....LMB: "Last Election Post"....

November 08, 2004

So what the hell happened in this election? Let's break it down as best we can.

First of all, I want to point out the people who weren't allowed to vote. In many states, there are laws preventing ex-cons from voting. I have yet to heard a good explanation for this (aren't we always saying that someone who's gone to prison has "paid their debt to society"?), and it seems to have come out of the same sets of laws passed after the Civil War that were intended to prohibit African-Americans from voting (ah, voter suppression, as American as apple pie and cross-burning). Regardless of their intent, these laws do disproportionately deprive African-Americans of their voting rights: about 13% of African-American men can't vote, about 8% of all African-Americans can't vote. All told 4.7 million Americans can't vote because of these felony disenfranchisement laws.

Then we see another 40% of Americans who can legally vote but did not vote. I think this figure is extremely important to keep in mind, but most pundits aren't bothering to. They keep acting as though the results of the election accurately reflect the ideological mindset of the country. "51% of Americans support President Bush," they say. No they don't, jackass. You can only say with certainty that about 31% of Americans (who are eligible to vote) support President Bush (or possibly don't support him, but disliked John Kerry). Maybe 31% support him, maybe 71% support him. We don't know, because we know very little about the non-voting folks. So pundits, get your damn facts straight.

Now let's look at all this Red State/Blue State bullshit. It's become conventional wisdom that the country is geographically split by ideology, with "blue" Democratic coasts and a "red" Republican middle. You can understand why media folks want to hold on to this idea, it's very simple and appealing. And wrong, but hey, if everyone else is saying it, you're not going to get in trouble for saying the same thing, right?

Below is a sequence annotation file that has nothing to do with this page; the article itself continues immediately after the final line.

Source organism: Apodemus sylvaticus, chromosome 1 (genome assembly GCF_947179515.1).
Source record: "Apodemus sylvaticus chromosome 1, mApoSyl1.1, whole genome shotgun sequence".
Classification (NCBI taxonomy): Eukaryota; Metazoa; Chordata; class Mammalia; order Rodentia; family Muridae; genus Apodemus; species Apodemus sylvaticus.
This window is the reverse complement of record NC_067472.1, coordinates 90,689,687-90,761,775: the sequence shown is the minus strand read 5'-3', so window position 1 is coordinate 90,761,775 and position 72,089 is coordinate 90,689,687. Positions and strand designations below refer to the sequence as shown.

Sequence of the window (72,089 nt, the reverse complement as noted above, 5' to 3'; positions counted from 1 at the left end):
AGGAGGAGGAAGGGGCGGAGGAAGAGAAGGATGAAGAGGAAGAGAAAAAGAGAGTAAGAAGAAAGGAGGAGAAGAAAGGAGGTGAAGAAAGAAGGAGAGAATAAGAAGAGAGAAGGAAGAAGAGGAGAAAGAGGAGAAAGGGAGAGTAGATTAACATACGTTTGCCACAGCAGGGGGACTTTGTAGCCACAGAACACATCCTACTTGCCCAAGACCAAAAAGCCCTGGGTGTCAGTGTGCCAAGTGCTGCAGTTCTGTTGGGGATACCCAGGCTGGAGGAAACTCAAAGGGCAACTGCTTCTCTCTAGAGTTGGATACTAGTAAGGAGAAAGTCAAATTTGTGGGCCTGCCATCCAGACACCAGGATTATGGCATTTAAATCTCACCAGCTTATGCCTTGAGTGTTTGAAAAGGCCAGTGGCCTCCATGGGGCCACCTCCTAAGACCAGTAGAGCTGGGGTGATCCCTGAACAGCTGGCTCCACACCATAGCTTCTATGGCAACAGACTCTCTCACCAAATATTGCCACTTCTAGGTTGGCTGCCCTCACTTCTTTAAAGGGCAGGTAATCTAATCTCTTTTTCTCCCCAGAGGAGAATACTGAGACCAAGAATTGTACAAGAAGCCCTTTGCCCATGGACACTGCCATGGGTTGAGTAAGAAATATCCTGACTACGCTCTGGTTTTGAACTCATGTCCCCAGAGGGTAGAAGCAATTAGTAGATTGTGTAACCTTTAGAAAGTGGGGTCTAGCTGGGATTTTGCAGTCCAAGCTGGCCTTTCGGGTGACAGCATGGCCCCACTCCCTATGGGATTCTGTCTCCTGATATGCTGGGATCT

Here's what I'm trying to say: check out the helpful maps here. Let's look at Texas. On the state map, it's solid red. When you look at the breakdown by county (scroll down, second map on the page), we see that a number of counties voted for John Kerry. And when we look at the voting percentages, we see that 38% of the voters favored Kerry. That's not a "red" state, that's a state with a lot of Democrats but even more Republicans. The media's lazy charade in which states are solid color blocks, borders on irresponsible.


Here's what I'm talking about.

Instead of going straight red-blue, this map marks how strongly each county supported Bush or Kerry. Not much red, not much blue, lots and lots of purple.


There, wanted to get those things out of the way. Now I can finally start talking about what I think happened this election.

The popular explanation of this election is that the Republicans mobilized religious conservatives to vote by putting Gay Marriage Ban referendums on many state ballots across the country. The evidence for this comes from exit polls in which 22% of respondents said that their number one concern when voting was "morality" (well, that and Karl Rove's public admissions that this was his strategy). First of all, I don't trust these polls. And second, saying that you're concerned with morals doesn't necessarily translate into "I wanted to vote down gay marriage."

That being said, it seems likely that these referendums did have an impact. At the very least, it made the voters in those areas think a bit more about their social values, and at most, turned the election into a referendum on whether or not that individual voter approves of homosexuality. And for the most part, Americans are very homophobic. This gay referendum tactic was also clever in that it played on the one inroad that Republicans have to ethnic minorities: religion. African-Americans and latinos are often devoted Christians, which often leads to conservative social values.